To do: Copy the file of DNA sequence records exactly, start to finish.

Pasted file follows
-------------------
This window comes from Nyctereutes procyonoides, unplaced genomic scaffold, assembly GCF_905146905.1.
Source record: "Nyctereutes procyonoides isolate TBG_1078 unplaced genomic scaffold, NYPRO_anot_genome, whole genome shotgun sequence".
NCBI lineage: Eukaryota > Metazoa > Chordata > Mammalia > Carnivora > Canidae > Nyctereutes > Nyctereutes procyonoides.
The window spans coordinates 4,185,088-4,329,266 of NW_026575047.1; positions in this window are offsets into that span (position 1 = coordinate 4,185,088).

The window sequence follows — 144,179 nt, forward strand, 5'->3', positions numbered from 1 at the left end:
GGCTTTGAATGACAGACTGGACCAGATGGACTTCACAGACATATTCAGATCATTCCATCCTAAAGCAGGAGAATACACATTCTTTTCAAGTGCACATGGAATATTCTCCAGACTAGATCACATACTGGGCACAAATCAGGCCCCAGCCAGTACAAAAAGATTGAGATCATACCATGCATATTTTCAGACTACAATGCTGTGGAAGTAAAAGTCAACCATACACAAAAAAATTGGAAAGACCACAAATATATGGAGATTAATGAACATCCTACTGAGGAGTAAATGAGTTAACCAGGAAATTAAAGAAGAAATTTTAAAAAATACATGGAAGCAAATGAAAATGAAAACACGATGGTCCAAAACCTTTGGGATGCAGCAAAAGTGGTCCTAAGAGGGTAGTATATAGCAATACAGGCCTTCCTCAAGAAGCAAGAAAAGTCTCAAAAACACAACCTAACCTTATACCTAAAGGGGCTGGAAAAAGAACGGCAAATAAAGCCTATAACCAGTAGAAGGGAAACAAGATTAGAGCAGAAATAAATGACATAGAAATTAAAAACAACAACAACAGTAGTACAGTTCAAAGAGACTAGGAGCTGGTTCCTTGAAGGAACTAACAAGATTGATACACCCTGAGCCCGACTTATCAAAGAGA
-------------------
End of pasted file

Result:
This window comes from Nyctereutes procyonoides, unplaced genomic scaffold, assembly GCF_905146905.1.
Source record: "Nyctereutes procyonoides isolate TBG_1078 unplaced genomic scaffold, NYPRO_anot_genome, whole genome shotgun sequence".
NCBI lineage: Eukaryota > Metazoa > Chordata > Mammalia > Carnivora > Canidae > Nyctereutes > Nyctereutes procyonoides.
The window spans coordinates 4,185,088-4,329,266 of NW_026575047.1; positions in this window are offsets into that span (position 1 = coordinate 4,185,088).

The window sequence follows — 144,179 nt, forward strand, 5'->3', positions numbered from 1 at the left end:
GGCTTTGAATGACAGACTGGACCAGATGGACTTCACAGACATATTCAGATCATTCCATCCTAAAGCAGGAGAATACACATTCTTTTCAAGTGCACATGGAATATTCTCCAGACTAGATCACATACTGGGCACAAATCAGGCCCCAGCCAGTACAAAAAGATTGAGATCATACCATGCATATTTTCAGACTACAATGCTGTGGAAGTAAAAGTCAACCATACACAAAAAAATTGGAAAGACCACAAATATATGGAGATTAATGAACATCCTACTGAGGAGTAAATGAGTTAACCAGGAAATTAAAGAAGAAATTTTAAAAAATACATGGAAGCAAATGAAAATGAAAACACGATGGTCCAAAACCTTTGGGATGCAGCAAAAGTGGTCCTAAGAGGGTAGTATATAGCAATACAGGCCTTCCTCAAGAAGCAAGAAAAGTCTCAAAAACACAACCTAACCTTATACCTAAAGGGGCTGGAAAAAGAACGGCAAATAAAGCCTATAACCAGTAGAAGGGAAACAAGATTAGAGCAGAAATAAATGACATAGAAATTAAAAACAACAACAACAGTAGTACAGTTCAAAGAGACTAGGAGCTGGTTCCTTGAAGGAACTAACAAGATTGATACACCCTGAGCCCGACTTATCAAAGAGA